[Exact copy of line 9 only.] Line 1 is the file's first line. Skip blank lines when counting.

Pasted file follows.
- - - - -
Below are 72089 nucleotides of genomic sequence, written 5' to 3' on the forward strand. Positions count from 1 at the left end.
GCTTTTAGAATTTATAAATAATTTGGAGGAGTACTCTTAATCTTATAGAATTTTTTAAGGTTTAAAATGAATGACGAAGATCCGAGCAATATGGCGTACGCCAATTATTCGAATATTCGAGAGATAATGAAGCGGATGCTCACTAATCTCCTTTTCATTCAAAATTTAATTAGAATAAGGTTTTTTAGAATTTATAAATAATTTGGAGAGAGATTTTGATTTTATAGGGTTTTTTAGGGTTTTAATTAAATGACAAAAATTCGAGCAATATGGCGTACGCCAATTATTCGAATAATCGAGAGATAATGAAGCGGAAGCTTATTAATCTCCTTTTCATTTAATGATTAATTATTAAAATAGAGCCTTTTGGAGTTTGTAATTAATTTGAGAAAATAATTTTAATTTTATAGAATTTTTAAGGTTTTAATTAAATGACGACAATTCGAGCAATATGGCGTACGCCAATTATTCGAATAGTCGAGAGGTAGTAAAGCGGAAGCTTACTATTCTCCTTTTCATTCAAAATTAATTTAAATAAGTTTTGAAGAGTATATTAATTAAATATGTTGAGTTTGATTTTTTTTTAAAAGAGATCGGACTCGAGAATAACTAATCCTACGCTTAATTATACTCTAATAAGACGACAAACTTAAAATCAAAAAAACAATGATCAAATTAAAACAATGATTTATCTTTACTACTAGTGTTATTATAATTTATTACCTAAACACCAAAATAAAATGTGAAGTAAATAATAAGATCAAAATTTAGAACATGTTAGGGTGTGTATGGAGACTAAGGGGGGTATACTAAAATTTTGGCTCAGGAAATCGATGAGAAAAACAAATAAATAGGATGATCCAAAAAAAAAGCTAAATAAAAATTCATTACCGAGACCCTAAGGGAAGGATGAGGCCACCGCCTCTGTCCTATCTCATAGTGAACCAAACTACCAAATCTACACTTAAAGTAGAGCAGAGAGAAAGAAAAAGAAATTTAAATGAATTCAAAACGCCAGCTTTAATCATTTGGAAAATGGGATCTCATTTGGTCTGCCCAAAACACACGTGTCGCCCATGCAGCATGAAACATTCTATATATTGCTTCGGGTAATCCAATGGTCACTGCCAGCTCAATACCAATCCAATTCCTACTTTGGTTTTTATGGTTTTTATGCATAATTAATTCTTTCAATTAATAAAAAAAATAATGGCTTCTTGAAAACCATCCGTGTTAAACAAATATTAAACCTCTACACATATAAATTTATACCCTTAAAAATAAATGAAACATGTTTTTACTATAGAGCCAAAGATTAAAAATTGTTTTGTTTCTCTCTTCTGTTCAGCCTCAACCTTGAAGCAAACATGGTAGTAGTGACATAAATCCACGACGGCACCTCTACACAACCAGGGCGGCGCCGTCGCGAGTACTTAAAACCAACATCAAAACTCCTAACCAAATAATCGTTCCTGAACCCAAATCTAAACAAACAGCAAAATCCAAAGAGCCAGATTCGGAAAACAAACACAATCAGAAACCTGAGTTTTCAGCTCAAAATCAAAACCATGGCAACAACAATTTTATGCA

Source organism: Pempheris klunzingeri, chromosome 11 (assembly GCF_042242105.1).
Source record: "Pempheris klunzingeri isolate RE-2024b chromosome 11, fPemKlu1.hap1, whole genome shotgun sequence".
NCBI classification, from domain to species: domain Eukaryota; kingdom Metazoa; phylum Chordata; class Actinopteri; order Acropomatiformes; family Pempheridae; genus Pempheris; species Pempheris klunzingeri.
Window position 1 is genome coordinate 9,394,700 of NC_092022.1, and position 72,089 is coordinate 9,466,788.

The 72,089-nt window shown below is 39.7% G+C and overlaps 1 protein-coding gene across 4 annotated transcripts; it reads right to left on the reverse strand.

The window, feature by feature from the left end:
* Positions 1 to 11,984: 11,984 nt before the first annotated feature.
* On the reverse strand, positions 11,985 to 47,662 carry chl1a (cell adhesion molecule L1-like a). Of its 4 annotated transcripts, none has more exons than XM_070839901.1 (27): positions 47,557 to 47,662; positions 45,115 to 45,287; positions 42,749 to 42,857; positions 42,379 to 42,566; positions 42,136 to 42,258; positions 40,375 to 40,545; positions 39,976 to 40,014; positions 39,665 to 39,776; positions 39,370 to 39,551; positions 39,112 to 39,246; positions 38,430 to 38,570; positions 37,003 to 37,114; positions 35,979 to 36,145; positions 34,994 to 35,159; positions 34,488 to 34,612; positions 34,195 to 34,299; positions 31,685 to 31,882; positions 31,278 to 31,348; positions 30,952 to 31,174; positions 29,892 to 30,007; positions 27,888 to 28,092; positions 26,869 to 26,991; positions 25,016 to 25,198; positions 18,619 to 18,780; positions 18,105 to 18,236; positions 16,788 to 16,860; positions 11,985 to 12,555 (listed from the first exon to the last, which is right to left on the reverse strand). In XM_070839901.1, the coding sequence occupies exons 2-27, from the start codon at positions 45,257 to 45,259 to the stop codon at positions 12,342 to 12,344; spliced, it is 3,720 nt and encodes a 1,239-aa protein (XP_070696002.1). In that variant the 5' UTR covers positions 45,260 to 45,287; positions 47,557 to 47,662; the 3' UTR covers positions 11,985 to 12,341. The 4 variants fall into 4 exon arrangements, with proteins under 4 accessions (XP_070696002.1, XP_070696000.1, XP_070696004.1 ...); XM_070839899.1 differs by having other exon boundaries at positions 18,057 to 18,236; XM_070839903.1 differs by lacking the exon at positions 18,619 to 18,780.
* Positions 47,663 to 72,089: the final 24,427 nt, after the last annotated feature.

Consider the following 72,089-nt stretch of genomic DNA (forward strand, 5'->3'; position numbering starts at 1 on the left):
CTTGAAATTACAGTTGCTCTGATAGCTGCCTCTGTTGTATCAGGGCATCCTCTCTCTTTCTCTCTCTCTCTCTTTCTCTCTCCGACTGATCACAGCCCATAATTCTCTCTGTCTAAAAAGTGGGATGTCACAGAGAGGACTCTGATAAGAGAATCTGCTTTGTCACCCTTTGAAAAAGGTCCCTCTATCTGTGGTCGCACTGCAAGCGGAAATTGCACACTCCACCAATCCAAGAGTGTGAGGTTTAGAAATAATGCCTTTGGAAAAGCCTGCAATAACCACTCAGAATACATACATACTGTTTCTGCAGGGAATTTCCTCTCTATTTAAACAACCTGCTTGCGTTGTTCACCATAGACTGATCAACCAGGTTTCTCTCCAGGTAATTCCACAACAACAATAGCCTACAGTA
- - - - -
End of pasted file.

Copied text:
* Positions 1 to 11,984: 11,984 nt before the first annotated feature.